Last week, the American Hospital Association sent a letter to the Office of the National Coordinator for Health IT that proposes the agency prioritize certain goals outlined in its Federal Health IT Strategic Plan, Becker’s Health IT & CIO Review reports (Jayanthi, Becker’s Health IT & CIO Review, 2/9).
Background on Strategic Plan
HHS first created the strategic plan in June 2008. The 2009 economic stimulus package tasked ONC with updating that plan.
ONC in December 2014 released the new Federal Health IT Strategic Plan 2015-2020, which will serve as a strategy for the federal government, was the result of input from about 35 federal entities. The plan includes five goals:
- Further the adoption of health IT, while increasing user and market confidence in the safety of such products and fostering a national communications framework to support care delivery, health and safety;
- Advance secure and interoperable health data by enabling individuals to securely receive, send and use such data, and take steps to keep those data secure through technical standards;
- Strengthen the delivery of health care;
- Improve individuals’ and communities’ health and well-being by promoting health engagement; and
- Advance innovation and research by increasing access and use of high-quality electronic health data and services, fostering the development and commercialization of innovative products (iHealthBeat, 12/8/14).
In the letter, AHA Senior Vice President of Public Policy Analysis and Development Linda Fishman wrote that while “the broad goals outlined in the strategic plan are important for the nation … AHA believes that some goals should be prioritized over others” (AHA News Now, 2/6).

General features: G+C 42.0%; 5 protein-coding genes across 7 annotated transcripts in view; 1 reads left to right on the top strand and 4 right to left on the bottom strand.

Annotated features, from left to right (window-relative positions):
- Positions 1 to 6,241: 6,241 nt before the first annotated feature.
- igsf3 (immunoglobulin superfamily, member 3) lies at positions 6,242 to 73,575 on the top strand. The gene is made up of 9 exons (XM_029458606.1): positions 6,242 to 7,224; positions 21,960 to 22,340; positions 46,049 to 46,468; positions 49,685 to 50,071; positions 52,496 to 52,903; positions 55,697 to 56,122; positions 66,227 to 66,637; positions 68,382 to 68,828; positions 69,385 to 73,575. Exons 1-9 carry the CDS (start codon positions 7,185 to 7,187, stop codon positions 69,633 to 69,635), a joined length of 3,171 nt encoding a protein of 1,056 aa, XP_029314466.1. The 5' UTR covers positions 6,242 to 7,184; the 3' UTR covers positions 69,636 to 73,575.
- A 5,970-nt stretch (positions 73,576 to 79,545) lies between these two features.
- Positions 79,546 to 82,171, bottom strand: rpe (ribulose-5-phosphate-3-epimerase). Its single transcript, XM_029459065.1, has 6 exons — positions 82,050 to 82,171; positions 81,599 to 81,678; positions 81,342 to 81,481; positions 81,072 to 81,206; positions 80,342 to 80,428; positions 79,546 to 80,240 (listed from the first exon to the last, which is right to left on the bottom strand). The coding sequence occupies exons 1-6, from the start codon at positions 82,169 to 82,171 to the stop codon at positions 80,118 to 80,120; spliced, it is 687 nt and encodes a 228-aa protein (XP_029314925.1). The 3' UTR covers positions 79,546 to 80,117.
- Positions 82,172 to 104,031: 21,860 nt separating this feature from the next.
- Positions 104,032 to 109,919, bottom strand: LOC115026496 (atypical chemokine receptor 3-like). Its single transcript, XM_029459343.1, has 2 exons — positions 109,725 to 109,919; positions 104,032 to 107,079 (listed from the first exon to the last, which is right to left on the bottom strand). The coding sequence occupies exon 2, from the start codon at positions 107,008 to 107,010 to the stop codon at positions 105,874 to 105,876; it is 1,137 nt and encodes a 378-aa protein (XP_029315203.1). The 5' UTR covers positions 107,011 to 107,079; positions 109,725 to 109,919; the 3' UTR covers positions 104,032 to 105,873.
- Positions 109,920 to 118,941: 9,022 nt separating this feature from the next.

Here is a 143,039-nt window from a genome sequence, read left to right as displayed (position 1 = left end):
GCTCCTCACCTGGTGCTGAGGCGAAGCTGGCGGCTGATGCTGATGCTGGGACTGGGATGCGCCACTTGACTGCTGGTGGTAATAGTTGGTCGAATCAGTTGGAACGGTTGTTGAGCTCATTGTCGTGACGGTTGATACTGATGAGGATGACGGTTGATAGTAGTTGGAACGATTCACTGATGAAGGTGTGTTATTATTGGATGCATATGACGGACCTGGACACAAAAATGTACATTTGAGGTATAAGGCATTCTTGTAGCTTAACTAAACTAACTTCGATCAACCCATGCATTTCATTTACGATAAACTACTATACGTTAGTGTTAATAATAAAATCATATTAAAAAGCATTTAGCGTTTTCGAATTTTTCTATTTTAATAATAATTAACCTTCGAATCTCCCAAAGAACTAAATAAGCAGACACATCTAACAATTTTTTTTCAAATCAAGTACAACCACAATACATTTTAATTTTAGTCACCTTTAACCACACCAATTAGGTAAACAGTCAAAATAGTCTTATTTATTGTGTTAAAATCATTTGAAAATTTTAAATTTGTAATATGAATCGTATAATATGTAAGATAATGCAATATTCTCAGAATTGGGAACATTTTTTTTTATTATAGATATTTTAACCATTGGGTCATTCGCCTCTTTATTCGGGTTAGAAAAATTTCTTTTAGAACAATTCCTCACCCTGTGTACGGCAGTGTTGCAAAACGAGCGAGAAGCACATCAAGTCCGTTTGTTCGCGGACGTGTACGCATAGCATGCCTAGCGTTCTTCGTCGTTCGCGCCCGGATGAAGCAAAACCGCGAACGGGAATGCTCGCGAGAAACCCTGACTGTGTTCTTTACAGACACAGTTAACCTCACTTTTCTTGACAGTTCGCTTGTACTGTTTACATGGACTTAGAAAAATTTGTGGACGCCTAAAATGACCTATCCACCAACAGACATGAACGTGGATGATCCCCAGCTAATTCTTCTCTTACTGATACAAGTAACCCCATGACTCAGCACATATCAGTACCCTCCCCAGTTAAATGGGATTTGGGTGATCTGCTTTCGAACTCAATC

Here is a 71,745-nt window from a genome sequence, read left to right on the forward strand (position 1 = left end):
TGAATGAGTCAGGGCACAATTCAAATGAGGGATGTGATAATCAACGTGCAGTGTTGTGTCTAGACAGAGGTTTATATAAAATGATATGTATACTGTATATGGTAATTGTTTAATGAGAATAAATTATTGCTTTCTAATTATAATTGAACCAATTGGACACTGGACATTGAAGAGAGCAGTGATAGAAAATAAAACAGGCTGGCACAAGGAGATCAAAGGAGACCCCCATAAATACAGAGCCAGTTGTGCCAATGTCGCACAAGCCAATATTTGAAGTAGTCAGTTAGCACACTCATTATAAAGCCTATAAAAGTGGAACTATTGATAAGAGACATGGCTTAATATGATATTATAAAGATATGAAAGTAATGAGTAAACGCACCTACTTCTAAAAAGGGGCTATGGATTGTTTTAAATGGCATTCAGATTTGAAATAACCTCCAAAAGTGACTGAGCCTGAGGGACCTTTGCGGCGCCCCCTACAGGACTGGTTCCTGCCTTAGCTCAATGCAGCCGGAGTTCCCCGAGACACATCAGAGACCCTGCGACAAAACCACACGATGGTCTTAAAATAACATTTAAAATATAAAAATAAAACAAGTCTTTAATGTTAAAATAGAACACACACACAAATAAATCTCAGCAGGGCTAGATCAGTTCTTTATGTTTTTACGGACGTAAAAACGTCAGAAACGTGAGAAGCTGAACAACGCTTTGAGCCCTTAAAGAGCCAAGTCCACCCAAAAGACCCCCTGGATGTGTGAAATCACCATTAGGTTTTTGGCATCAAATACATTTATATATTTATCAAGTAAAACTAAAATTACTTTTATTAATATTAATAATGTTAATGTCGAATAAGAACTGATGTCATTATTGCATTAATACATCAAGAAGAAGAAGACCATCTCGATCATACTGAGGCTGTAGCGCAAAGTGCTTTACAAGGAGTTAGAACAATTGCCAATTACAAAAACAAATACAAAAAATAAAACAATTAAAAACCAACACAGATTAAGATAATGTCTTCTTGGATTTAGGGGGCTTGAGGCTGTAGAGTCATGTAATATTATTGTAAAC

Specifically, Fishman wrote that ONC should prioritize two objectives under the second goal:
- Enabling patients and stakeholders to securely find, send, receive and use electronic health information; and
- Find, prioritize and advance technical standards that will support secure and interoperable health information.
She noted that these objectives “are a prerequisite to fulfilling other goals and should, therefore, be addressed first” (Fishman, AHA letter, 2/6).
In addition, AHA urged ONC to continue efforts designed to improve the process of matching patients with their records.
AHA asked ONC to provide more details on how such goals will be met, including specific activities by agencies, completion timelines and methods for assessing whether current federal resources are sufficient to achieve those goals.
It also recommended ONC create a website or other forum available to the public to “provide transparency” on the agency’s progress (Becker’s Health IT & CIO Review, 2/9).